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PREFATORY NOTE

In the history of the Continental Congress the year 1781 is of great importance, because it shows the development of the idea that a stronger Federal Government than that which had existed up to that time was necessary.

On March 1 the Maryland delegates signed the Articles of Confederation, thus completing that instrument and making it effective, and at length the United States had a constitution; but, on March 6, Varnum, of Rhode Island, offered a resolution, “ that a committee be appointed to digest such additional articles to the Act of Confederation to be exercised during the war as shall be deemed necessary to be proposed to the respective States for their ratification,” and, on the same day, Varnum, Duane, and Madison were appointed a committee “to prepare a plan to invest the United States in Congress assembled with full and explicit powers for effectually carrying into execution in the several States all acts or resolutions passed agreeably to the Articles of Confederation.” The committee's report was considered on May 2. It proposed that the States be asked for an additional article to the Articles of Confederation, which should confer upon Congress the right to employ the forces of the United States, by land or sea, to compel any delinquent State to fulfil its Federal engagements. The additional article was to be binding when enacted by all the States not in the possession of the enemy. The recommendation was referred to a grand committee, consisting of a member from each State.

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On the same day John Mathews, of South Carolina, offered a motion, declaring that, during the war, the Congress ought to have authority to make and execute such laws and ordinances as it should deem necessary for prosecuting the war efficiently, but the motion was postponed. On July 20 the grand committee reported a recommendation that the States be asked to grant the power of laying an embargo in time of war, and to give Congress control of quotas of money, as well as authority to collect the money through its own agents. Randolph, Ellsworth, and Varnum were appointed a committee to consider this motion, and, on August 22, they made numerous recommendations concerning the manner of executing the Articles of Confederation. Among other things, they urged that a general council be provided for; that the power to lay embargoes in time of war be granted; that Federal collectors be empowered to collect Federal requisitions; that Congress be given power to issue letters of marque, coin money, emit bills of credit, and borrow money. On November 2 Congress recommended that each State lay a tax, entirely separate from the levies for State expenses, for the purpose of raising its share of the $8,000,000 required for Federal expenses, and that it be paid to agents of the Superintendent of Finance. In other words, it was to be a Federal levy, paid to Federal officers.

On January 24, 1781, before the Articles of Confederation had been ratified, acting in Committee of the Whole, Congress took the most important action that had been attempted up to that time, in the direction of obtaining Federal funds, when it asked the States to levy an impost duty of 5 per cent on the value of all foreign merchandise imported, and to allow the funds thus collected to be paid into the hands of the agents of Congress. On February 3 it asked the States to vest the power to levy the tax in Congress itself.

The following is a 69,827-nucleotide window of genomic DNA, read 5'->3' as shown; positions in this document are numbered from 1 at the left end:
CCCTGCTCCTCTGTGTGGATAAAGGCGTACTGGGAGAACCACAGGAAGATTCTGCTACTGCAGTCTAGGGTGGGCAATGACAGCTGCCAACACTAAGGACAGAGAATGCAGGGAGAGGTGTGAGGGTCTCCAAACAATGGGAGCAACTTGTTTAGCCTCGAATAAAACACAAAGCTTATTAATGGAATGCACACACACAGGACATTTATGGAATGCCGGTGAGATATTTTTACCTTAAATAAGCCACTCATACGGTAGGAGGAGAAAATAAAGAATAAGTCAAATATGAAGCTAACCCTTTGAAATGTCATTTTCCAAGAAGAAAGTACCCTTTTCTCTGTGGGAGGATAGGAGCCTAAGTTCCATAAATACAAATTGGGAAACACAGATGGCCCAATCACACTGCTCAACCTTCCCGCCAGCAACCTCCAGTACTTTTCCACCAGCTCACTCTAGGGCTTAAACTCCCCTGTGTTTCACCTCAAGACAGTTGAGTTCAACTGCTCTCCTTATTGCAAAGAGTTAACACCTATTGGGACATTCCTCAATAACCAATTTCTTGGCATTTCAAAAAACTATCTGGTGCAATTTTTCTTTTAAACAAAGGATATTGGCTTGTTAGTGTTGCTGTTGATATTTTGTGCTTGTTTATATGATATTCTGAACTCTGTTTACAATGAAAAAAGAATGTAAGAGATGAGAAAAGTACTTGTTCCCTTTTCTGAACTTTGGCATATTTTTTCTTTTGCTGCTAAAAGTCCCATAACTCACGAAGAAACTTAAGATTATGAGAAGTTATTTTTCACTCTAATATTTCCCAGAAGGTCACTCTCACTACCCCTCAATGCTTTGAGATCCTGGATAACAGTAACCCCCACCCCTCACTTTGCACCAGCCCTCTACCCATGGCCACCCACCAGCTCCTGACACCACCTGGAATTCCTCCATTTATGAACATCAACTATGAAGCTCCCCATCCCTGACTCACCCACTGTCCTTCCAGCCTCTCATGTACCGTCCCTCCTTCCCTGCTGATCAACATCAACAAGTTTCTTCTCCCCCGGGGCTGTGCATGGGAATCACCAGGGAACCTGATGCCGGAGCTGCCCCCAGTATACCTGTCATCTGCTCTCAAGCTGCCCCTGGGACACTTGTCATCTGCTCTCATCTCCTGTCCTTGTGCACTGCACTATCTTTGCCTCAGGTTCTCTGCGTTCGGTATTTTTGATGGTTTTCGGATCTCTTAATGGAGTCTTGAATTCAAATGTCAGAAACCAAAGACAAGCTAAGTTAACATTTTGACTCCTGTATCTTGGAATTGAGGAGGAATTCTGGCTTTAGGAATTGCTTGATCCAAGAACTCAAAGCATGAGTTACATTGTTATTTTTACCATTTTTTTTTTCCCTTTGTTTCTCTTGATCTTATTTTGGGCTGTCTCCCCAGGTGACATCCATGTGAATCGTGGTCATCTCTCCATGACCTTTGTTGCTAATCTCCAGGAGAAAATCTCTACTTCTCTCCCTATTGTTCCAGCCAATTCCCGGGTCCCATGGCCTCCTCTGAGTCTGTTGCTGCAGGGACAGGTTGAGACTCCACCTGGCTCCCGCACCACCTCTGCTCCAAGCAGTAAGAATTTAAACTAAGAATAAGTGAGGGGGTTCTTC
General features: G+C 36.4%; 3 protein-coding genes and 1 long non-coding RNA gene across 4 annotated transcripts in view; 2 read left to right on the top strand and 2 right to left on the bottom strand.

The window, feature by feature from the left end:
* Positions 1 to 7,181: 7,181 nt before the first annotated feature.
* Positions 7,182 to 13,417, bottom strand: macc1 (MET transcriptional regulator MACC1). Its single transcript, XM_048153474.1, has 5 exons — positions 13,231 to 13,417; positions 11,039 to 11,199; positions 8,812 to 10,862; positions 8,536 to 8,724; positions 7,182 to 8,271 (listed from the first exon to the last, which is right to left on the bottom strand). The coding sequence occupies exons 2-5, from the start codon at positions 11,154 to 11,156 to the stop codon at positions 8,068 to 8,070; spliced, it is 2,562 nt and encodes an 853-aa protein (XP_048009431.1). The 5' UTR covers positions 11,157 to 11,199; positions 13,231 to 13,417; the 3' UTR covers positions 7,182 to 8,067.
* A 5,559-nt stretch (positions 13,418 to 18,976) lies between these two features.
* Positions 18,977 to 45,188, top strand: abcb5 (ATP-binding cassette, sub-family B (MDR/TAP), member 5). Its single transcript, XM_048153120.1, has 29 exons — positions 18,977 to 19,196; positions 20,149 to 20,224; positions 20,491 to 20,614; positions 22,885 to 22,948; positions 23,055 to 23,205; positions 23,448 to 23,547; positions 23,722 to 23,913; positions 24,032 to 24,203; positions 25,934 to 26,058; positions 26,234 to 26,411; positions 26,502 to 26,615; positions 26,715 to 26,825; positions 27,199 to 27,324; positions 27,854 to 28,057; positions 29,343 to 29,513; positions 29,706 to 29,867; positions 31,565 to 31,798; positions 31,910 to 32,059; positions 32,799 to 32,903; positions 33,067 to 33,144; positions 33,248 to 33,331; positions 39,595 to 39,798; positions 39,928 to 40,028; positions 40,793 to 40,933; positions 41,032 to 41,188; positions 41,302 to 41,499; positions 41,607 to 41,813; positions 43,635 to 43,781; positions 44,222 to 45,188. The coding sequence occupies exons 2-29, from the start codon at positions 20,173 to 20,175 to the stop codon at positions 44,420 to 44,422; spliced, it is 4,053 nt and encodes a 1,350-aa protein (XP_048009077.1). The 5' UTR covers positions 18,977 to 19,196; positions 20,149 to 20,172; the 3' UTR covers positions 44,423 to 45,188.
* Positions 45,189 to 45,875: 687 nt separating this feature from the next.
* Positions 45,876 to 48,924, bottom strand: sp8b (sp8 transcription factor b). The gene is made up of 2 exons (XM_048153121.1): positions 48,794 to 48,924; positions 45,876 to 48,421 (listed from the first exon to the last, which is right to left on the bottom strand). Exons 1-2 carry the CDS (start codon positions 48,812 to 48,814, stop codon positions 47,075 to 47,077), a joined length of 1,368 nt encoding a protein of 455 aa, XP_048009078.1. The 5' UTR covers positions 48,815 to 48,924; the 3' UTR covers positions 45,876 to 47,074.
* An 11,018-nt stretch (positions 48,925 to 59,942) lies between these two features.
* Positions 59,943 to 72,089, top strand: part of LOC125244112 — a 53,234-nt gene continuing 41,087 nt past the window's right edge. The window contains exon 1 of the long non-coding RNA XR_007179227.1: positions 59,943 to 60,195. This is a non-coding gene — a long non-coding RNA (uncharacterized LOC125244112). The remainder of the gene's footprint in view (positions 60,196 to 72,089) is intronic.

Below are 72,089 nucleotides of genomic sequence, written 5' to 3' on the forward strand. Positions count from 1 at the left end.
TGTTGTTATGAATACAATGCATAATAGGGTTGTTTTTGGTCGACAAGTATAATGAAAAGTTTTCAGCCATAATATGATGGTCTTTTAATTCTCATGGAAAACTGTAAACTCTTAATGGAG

On February 7 a plan for executive departments was agreed to—a Superintendent of Finance, Secretary at War, and Secretary of Marine. Already, on January 10, the Department of Foreign Affairs had been established, and, on February 16, the committee to whom the papers of the convention at Hartford had been referred reported that there ought to be an Attorney General of the United States and a court of judicature for trial of all causes relating to offences against the United States. On April 5 the ordinance establishing the Federal courts for trial of piracies was agreed to, the court of appeals in cases of capture being established by the ordinance of July 18. Here, then, were serious efforts to provide executive machinery, to increase the direct power of Congress, and to erect a Federal judiciary.

The great cause of these efforts was the manifest impossibility, under the existing system, of obtaining the money with which to support the military and civil establishments. The circular letter to the States, of January 15, called attention to the failure of previous requisitions and the immediate necessities of the Army, its pay being far in arrears. On February 19 a full statement was made of the debts of the United States, and an estimate of the funds necessary to carry on the Government for a year. On April 18 a further statement of the money borrowed was laid before Congress. The country, it said, had drawn an Army before any currency was provided for maintaining it. Congress had, no resources whence to derive funds, except by emitting bills of credit redeemable at a future day. Accordingly, bills of credit had been emitted time after time; then loans and a lottery were resorted to. Recommendations to the States to resort to taxation failed. Money was raised by drafts on our ministers abroad. The Treasurer was ordered to draw upon the treasurers of the States, at 30 days' sight, for their quotas. The request for the 5 per cent impost, to obtain

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